Thu, Jul 25, 2019 - Page 9 News List

The US fears a huge Cambodian resort might become a Chinese naval base

Encompassing 20 percent of Cambodia’s coastline, the China-backed Dara Sakor investment zone is unlike any other in the Southeast Asian nation

By Philip Heijmans  /  Bloomberg

Illustration: Mountain People

Along pristine Cambodian beaches, past parades of elephants in its largest national park, sits an area half the size of Singapore that is raising alarm bells among military strategists in the US and beyond.

Dara Sakor, a US$3.8 billion China-backed investment zone encompassing 20 percent of Cambodia’s coastline, is unlike any other in the developing Southeast Asian nation.

Controlled by a Chinese company with a 99-year lease, it features phased plans for an international airport, a deep-water seaport and an industrial park, along with a luxury resort complete with power stations, water treatment plants and medical facilities.

The size and scope of the plans for Dara Sakor have fanned US concerns that the resort could be part of a larger Chinese plan to base military assets in Cambodia, according to an official familiar with the situation.

A naval presence there would further expand China’s strategic footprint into Southeast Asia, consolidating its hold over disputed territory in the South China Sea and waterways that carry trillions of dollars of trade.

It is not the first time that China’s presence in Cambodia has raised alarms with US President Donald Trump’s administration.

US Vice President Mike Pence last year wrote a letter to Cambodian Prime Minister Hun Sen expressing fears that Cambodia might be planning to host Chinese equipment at another nearby location, the Ream Naval Base, which officials in Phnom Penh have repeatedly denied.

More broadly, the US suspects that Chinese President Xi Jinping’s (習近平) Belt and Road Initiative to build ports and other strategic infrastructure in places such as Sri Lanka, Pakistan and Myanmar would pave the way for China to set up more military bases overseas after establishing its first one in Djibouti two years ago.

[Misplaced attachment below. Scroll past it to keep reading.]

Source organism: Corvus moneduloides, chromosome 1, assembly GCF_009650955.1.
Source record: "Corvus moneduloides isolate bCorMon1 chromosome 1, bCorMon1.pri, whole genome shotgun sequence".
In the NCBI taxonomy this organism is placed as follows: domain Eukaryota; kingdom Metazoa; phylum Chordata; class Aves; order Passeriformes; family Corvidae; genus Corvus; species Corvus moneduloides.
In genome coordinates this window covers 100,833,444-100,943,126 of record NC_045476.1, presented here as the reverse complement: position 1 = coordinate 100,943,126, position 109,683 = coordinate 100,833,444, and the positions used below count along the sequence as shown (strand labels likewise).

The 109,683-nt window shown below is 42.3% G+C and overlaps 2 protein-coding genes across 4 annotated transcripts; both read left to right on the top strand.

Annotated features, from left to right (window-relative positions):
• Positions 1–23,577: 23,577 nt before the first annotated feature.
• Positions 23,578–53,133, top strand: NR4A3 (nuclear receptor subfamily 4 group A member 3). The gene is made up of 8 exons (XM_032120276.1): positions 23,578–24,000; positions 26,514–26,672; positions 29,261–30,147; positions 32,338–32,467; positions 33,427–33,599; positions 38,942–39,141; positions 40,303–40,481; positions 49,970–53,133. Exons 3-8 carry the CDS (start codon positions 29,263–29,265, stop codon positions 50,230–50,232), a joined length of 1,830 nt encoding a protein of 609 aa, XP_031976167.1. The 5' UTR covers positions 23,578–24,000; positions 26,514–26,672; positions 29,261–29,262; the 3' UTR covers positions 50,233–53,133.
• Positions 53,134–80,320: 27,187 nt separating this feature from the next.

Cambodia, which gets three-quarters of its investment from China, has increasingly been Beijing’s most reliable partner in Southeast Asia.

“If you have a naval base in Cambodia, it means that the Chinese navy has a more favorable operational environment in the waters surrounding Southeast Asia,” said Charles Edel, a former US Department of State official who is a senior fellow at the United States Studies Center at the University of Sydney.

“You have, all of a sudden, mainland Southeast Asia potentially sitting behind a defensive Chinese military perimeter. This is by far the biggest implication and one that would likely have political effects,” Edel said.

Since taking office in 2017, Trump has publicly questioned the value of longstanding US alliances in Asia and elsewhere in the world. That has helped provide an opening for China and Russia to further strengthen strategic ties with friendly countries.

Hun Sen has called reports of a Chinese military base “fake and twisting the truth.”

He wrote back to Pence, saying that his country rejects any foreign military presence as well as any “rivalry that could potentially plunge Cambodia into a proxy war again.”

However, that did little to reassure the US.

US Department of Defense official Joseph Felter last month wrote to Cambodian Minister of Defense Tea Banh asking why Cambodia rejected an offer of US funds to repair facilities at the Ream Naval Base after initially submitting a request in January.

The sudden reversal fueled suspicions that Cambodia would host Chinese military assets at the base, Felter said in a letter.

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